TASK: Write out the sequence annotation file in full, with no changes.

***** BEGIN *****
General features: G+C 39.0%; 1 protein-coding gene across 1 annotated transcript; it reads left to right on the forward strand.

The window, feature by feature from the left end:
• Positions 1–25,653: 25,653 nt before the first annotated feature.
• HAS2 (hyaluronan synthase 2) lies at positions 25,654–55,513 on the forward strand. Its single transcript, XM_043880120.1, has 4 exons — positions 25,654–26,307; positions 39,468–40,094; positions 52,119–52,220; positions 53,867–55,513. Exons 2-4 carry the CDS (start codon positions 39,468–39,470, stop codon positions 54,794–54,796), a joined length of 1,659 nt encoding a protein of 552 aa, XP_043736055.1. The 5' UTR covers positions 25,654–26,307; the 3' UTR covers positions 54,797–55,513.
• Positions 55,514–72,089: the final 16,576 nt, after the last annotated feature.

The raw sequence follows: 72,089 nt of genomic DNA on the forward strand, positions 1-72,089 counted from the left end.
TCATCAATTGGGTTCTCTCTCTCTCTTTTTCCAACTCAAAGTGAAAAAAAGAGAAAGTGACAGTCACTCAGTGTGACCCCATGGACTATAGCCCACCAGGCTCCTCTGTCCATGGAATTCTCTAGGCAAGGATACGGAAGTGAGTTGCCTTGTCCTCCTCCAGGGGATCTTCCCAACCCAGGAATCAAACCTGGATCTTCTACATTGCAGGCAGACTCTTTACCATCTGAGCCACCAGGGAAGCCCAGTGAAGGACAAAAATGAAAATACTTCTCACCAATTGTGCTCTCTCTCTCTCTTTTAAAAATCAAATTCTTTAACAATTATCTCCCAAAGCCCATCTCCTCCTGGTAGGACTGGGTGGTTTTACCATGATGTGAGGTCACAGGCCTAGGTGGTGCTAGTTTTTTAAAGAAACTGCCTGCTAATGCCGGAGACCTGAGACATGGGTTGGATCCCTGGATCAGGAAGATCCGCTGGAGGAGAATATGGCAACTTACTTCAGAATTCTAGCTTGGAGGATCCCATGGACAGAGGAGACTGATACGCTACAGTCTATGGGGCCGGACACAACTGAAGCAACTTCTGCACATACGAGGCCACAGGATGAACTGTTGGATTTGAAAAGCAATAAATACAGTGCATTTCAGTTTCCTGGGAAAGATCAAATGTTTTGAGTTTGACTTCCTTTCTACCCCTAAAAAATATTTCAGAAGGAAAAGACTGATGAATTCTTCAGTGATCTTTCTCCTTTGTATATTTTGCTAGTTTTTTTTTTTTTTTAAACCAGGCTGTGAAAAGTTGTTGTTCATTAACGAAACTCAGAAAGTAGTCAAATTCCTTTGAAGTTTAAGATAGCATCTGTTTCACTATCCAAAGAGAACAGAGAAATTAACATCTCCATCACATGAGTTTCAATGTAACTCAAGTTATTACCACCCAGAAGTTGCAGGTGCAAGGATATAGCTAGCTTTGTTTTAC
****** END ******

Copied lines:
General features: G+C 39.0%; 1 protein-coding gene across 1 annotated transcript; it reads left to right on the forward strand.

The window, feature by feature from the left end:
• Positions 1–25,653: 25,653 nt before the first annotated feature.
• HAS2 (hyaluronan synthase 2) lies at positions 25,654–55,513 on the forward strand. Its single transcript, XM_043880120.1, has 4 exons — positions 25,654–26,307; positions 39,468–40,094; positions 52,119–52,220; positions 53,867–55,513. Exons 2-4 carry the CDS (start codon positions 39,468–39,470, stop codon positions 54,794–54,796), a joined length of 1,659 nt encoding a protein of 552 aa, XP_043736055.1. The 5' UTR covers positions 25,654–26,307; the 3' UTR covers positions 54,797–55,513.
• Positions 55,514–72,089: the final 16,576 nt, after the last annotated feature.

The raw sequence follows: 72,089 nt of genomic DNA on the forward strand, positions 1-72,089 counted from the left end.
TCATCAATTGGGTTCTCTCTCTCTCTTTTTCCAACTCAAAGTGAAAAAAAGAGAAAGTGACAGTCACTCAGTGTGACCCCATGGACTATAGCCCACCAGGCTCCTCTGTCCATGGAATTCTCTAGGCAAGGATACGGAAGTGAGTTGCCTTGTCCTCCTCCAGGGGATCTTCCCAACCCAGGAATCAAACCTGGATCTTCTACATTGCAGGCAGACTCTTTACCATCTGAGCCACCAGGGAAGCCCAGTGAAGGACAAAAATGAAAATACTTCTCACCAATTGTGCTCTCTCTCTCTCTTTTAAAAATCAAATTCTTTAACAATTATCTCCCAAAGCCCATCTCCTCCTGGTAGGACTGGGTGGTTTTACCATGATGTGAGGTCACAGGCCTAGGTGGTGCTAGTTTTTTAAAGAAACTGCCTGCTAATGCCGGAGACCTGAGACATGGGTTGGATCCCTGGATCAGGAAGATCCGCTGGAGGAGAATATGGCAACTTACTTCAGAATTCTAGCTTGGAGGATCCCATGGACAGAGGAGACTGATACGCTACAGTCTATGGGGCCGGACACAACTGAAGCAACTTCTGCACATACGAGGCCACAGGATGAACTGTTGGATTTGAAAAGCAATAAATACAGTGCATTTCAGTTTCCTGGGAAAGATCAAATGTTTTGAGTTTGACTTCCTTTCTACCCCTAAAAAATATTTCAGAAGGAAAAGACTGATGAATTCTTCAGTGATCTTTCTCCTTTGTATATTTTGCTAGTTTTTTTTTTTTTTTAAACCAGGCTGTGAAAAGTTGTTGTTCATTAACGAAACTCAGAAAGTAGTCAAATTCCTTTGAAGTTTAAGATAGCATCTGTTTCACTATCCAAAGAGAACAGAGAAATTAACATCTCCATCACATGAGTTTCAATGTAACTCAAGTTATTACCACCCAGAAGTTGCAGGTGCAAGGATATAGCTAGCTTTGTTTTAC